Director: Jack Smight
Writer: Rod Serling
Cast: Inger Stevens, John Hoyt, Irene Tedrow, Tom Palmer, Mary Gregory, Valley Keene, Doris Karnes, and Jason Johnson
Composer: None (Stock Music)
Air Date: 12/2/1960
Production Code: 173-3652
Jana (Inger Stevens), the daughter of Dr. and Mrs. Loren (John Hoyt and Irene Tedrow), lives in a house maintained by her father’s perfectly obedient robots. Unsatisfied with the shallow comforts afforded to her, Jana provides her parents with an ultimatum: either Dr. Loren must deactivate and dismantle his creations, or Jana will reside elsewhere lest she and her family become totally dependent on said robots.
The first episode of The Twilight Zone recorded entirely on videotape, “The Lateness of the Hour” is hampered by budgetary constraints. Nevertheless, an air of tension stems from Inger Stevens’ compelling, tormented portrayal of a woman suffocated by her home environment.
“The Lateness of the Hour” succeeds in evoking and sustaining a sense of unease from the viewer. In the opening sequence, for example, Jana’s claustrophobia is accentuated by certain noises (e.g. the constant patter of outside rainfall and the pleasure-induced moaning of a pampered mother) which, when coupled with the creepy manner of Dr. Loren’s robotic house servants, work to simultaneously unnerve and irritate the audience—an outcome that should allow sensitive fans to relate with Jana and, perhaps more importantly, understand her seemingly irrational desire to be freed from a life of luxury.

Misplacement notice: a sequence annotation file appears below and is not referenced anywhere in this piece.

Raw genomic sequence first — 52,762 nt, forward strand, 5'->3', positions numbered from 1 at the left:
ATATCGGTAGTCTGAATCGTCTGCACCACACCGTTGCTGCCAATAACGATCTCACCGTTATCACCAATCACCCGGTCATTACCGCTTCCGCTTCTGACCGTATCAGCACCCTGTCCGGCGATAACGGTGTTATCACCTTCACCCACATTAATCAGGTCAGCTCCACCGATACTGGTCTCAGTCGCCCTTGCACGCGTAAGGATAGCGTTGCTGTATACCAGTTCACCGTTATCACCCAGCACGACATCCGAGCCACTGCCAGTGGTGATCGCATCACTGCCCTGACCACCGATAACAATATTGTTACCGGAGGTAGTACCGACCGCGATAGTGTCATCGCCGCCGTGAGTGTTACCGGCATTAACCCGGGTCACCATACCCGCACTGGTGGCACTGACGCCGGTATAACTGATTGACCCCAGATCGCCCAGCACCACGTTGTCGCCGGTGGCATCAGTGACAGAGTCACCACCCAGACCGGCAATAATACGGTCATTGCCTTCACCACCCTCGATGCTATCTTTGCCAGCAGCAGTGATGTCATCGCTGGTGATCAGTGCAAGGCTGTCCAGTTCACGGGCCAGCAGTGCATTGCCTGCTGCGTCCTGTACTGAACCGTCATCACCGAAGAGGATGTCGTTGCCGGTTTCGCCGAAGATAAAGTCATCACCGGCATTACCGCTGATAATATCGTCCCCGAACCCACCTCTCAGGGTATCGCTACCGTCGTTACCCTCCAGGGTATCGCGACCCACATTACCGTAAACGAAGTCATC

There are times when a “soap opera” effect results from the videotape on which this episode was filmed, thus undermining the dramatic impact of certain pivotal moments.
“The Lateness of the Hour” demonstrates why a life without conflict would grow insufferably tedious over time, a commentary that—in light of modern strides toward automation as a substitute for human labor—seems more relevant now than ever before.
A fascinating study on human nature, “The Lateness of the Hour” is an underrated episode of The Twilight Zone. Especially commendable, an impactful twist ending serves to challenge the boundaries between animal and artificial intelligence—a testament to the prescience of Rod Serling.
Overall Quality: 7/10
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